Articles of the Day


Yahoo Reups Verizon Portal Deal; Change in Rev Share Terms — There was a time in 2005 and 2000 where Yahoo was signing up various broadband providers to make itself the default portals for the Internet access subscribers: Verizon, SBC (now AT&T) and Bellsouth, among others. Not much was heard on these deals since 2006 (barring that AT&T deal restructuring early this year), but now Yahoo has re-upped its deal with Verizon, along the same lines as before: users will be able to select a start page of a cobranded Verizon-Yahoo with Yahoo services, of course. Users can also choose to use services from Microsoft (NSDQ: MSFT) or AOL (NYSE: TWX), but Yahoo will be the first option on the list under the new agreement, reports WSJ. Verizon said Yahoo earned the top position, previously held by Microsoft, based on the revenue it generated and shared with Verizon.

Sun May Set Soon On New York Sun If It Doesn’t Find New Funding — New York Sun, the small-but-influential NY area newspaper which launched among much hype in 2002, may be forced to close after this month if it does not find new investors. According to NYP, the paper is losing money at the rate of $1 million a month for total losses surpassing $70 million. The paper was backed by deep-pocketed investors to being with, including Roger Hertog, the former vice chairman of AllianceBernstein, and became known for its coverage of New York City government and the arts and for its conservative political bent, reports WSJ. As of 2007 the paper claims a readership of 150K, supposedly among a slice of “New York elite.”

Liberty Media Details Plans To Split-Off Liberty Entertainment — Liberty Media’s board has approved a plan to fully split Liberty Entertainment, currently a tracking stock, off into a separate public company. After the split, Liberty Entertainment would still retain the name. If the plan goes through, the new Liberty Entertainment would be made up of roughly 50 percent of The DirecTV Group (NYSE: DTV), and all holdings belonging Starz Entertainment, FUN Technologies, and Liberty Sports Holdings. It would also include 50 percent of GSN and 37 percent of WildBlue Communications. Liberty Entertainment would also assume the $2 billion in debt that was incurred to acquire 78.3 million DirecTV shares in April 2008. The parent company said it expected the executive officers of Liberty Media to also hold those positions at Liberty Entertainment, which also means media mogul John Malone.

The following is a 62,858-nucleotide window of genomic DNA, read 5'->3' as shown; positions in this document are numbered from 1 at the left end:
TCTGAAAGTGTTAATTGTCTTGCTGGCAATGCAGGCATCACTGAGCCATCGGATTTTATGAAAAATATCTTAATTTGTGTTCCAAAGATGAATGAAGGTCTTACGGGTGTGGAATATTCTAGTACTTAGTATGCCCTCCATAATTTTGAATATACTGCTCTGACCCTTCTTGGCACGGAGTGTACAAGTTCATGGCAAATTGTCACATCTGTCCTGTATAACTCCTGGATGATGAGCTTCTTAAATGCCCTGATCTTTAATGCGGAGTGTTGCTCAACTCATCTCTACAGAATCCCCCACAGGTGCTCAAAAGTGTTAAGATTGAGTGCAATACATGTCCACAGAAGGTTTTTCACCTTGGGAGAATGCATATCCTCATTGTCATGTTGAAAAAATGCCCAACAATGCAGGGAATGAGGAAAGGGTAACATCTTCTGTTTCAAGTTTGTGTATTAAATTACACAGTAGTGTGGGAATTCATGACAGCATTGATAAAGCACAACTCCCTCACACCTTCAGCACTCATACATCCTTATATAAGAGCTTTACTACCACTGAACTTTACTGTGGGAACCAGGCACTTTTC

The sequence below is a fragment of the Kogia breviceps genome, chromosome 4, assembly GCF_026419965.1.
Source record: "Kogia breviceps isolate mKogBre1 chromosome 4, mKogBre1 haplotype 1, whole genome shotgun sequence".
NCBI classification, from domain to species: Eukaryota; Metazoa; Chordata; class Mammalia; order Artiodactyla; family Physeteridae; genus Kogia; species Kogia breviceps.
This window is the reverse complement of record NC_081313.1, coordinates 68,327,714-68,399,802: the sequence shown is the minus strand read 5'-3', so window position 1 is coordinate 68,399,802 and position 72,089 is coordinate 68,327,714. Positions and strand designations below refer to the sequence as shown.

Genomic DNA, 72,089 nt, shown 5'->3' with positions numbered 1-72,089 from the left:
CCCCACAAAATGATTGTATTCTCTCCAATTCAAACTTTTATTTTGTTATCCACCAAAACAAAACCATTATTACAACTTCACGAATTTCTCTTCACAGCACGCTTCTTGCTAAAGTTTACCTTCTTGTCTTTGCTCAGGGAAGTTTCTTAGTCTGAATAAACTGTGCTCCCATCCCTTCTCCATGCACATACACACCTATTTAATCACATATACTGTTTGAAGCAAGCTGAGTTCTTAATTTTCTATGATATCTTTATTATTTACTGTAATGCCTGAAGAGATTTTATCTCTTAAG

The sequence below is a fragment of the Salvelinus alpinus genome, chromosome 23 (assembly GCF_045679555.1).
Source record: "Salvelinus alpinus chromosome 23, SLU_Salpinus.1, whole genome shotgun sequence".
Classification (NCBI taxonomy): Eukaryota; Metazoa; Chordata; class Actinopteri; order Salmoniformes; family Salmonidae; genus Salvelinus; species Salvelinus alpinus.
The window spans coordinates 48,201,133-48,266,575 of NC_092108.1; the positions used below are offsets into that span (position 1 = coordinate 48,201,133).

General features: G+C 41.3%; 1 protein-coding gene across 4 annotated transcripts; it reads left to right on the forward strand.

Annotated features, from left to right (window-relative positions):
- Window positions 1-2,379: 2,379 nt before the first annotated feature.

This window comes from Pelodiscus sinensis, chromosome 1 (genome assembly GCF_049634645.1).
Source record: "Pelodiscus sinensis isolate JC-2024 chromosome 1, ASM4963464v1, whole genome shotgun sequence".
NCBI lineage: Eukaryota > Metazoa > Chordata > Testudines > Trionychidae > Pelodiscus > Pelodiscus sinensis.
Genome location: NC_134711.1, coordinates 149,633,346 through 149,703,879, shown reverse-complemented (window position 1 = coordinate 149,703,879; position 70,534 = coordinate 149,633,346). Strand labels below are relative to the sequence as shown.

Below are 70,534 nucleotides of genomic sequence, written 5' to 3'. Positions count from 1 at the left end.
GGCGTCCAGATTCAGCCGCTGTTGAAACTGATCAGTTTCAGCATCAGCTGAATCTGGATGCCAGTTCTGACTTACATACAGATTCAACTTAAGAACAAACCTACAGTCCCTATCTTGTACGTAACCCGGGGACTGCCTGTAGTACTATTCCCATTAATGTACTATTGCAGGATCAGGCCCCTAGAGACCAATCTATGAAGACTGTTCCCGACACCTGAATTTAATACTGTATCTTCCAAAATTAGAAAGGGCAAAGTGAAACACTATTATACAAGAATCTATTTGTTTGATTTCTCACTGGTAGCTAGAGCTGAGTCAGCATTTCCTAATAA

Microsoft and Others To Take Stake in Japanese Broadcaster NHK; Streaming Online As Well — Microsoft, NTT and Itochu Corp, together with 10 other companies are taking a stake in Japan’s first 24-hour English-language broadcasting service, which local public broadcaster NHK which is due to launch in February, reports Nikkei, citing sources and picked up by Thomson Financial. NHK will issue about $1.8 million in new shares through private placements with these 13 investors, the paper said. Once the new shares are issued, NHK’s interest in the unit will drop to around 60 percent, and each of the 13 companies will have stakes of less than 5 percent each. Both MSFT and NTT, which have expertise in digital media, plan to which broadcast the network online as well. This is the first such channel in Japan, and expects to reach 110 million households in North America, Europe, the Middle East, North Africa, Southeast Asia, and other areas of the world.

CNBC-LinkedIn Link Up On Content, Networking — Another media partnership for LinkedIn, which is striving to be more than a place to check contacts. This time it’s CNBC and the business social net in a “significant strategic alliance” that may actually live up to the billing if executed as described: CNBC becomes LinkedIn’s preferred business media provider with text, articles and blogs, financial data, and video content. LinkedIn networking and functionality will be integrated into CNBC.com while LinkedIn content will be used on CNBC the network. Less clear is what the two have to gain financially beyond exposure to each other’s domestic and international audiences: VC-backed LinkedIn has 27-plus million registered users; CNBC hovers around 250,000-265,000 U.S. viewers for total business day viewers but its actual reach is hard to measure because so much of the viewing is out of home.

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